Recurrent thrombocytopenia and Lyme disease
© Miftode et al; licensee BioMed Central Ltd. 2013
Published: 16 December 2013
Mild or moderate thrombocytopenia is a common feature in Lyme disease, but the recurrence of such a severe form of thrombocytopenia is very rare, and the improving knowledge of atypical possibility of evolution could help clinicians to establish an early diagnosis and treatment by the inclusion of specific serology in the protocol of evaluation.
We present the case of a 24 year-old man admitted to the Hospital of Infectious Diseases for headache, myalgia, arthralgia and a previous unrepeated episode of moderate fever. Physical examination at the admission revealed a poor general status, loss of appetite, difficulties in maintaining orthostatic position due to the hypotonia of the lower limbs muscles, absence of meningeal irritation syndrome. He denied any tick bites in the past. Lumbar puncture, cranio-cerebral computed tomography were normal, as well as different serology for EBV, Mycoplasma, HIV, syphilis. The most prominent hematologic feature was a severe thrombocytopenia (29,000/cmm).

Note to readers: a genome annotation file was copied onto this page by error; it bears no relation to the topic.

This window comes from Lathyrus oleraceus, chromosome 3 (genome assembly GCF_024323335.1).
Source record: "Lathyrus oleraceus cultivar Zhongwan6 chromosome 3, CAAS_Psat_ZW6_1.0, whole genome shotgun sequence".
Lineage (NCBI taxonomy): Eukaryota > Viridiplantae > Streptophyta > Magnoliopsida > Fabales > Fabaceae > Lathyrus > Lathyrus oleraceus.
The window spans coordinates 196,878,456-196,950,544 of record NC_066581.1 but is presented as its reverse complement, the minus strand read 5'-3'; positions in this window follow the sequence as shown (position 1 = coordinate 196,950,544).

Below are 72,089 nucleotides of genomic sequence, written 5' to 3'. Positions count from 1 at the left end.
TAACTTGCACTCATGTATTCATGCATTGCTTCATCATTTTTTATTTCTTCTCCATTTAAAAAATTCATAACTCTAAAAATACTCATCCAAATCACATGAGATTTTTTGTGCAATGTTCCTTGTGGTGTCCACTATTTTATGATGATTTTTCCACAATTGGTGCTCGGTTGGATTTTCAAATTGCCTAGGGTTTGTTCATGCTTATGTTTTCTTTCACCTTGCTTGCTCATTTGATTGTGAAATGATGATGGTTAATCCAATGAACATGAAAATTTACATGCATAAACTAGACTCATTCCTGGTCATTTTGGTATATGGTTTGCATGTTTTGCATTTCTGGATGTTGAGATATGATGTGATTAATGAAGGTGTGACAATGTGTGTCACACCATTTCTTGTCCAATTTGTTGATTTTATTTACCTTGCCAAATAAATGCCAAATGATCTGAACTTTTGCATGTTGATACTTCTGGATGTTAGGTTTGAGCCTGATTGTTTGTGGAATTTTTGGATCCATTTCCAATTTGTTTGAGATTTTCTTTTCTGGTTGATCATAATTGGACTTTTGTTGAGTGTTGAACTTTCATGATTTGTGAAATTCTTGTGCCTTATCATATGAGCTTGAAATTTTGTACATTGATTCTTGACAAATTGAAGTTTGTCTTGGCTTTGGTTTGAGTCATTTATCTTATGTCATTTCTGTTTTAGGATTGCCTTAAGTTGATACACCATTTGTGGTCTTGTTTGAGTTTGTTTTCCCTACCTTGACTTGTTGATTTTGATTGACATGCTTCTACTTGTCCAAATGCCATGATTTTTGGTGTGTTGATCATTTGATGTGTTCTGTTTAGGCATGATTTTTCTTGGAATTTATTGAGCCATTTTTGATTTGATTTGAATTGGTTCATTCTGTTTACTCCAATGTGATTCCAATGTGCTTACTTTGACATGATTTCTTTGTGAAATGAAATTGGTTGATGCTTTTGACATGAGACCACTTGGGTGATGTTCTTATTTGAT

He received ampicillin and dexamethasone and the level of platelets increased progressively to normal during a period of eight days. He was discharged without any complaints, but he returned after 5 days with the same symptoms, and thrombocytopenia (37,000/cmm). A serology test for Borrelia was performed and it was positive revealing the diagnosis of Lyme disease. The complete remission of thrombocytopenia under the same association of drugs was very rapid – in 4 days. He was discharged after having been treated for three weeks with antibiotic and two weeks of corticotherapy.
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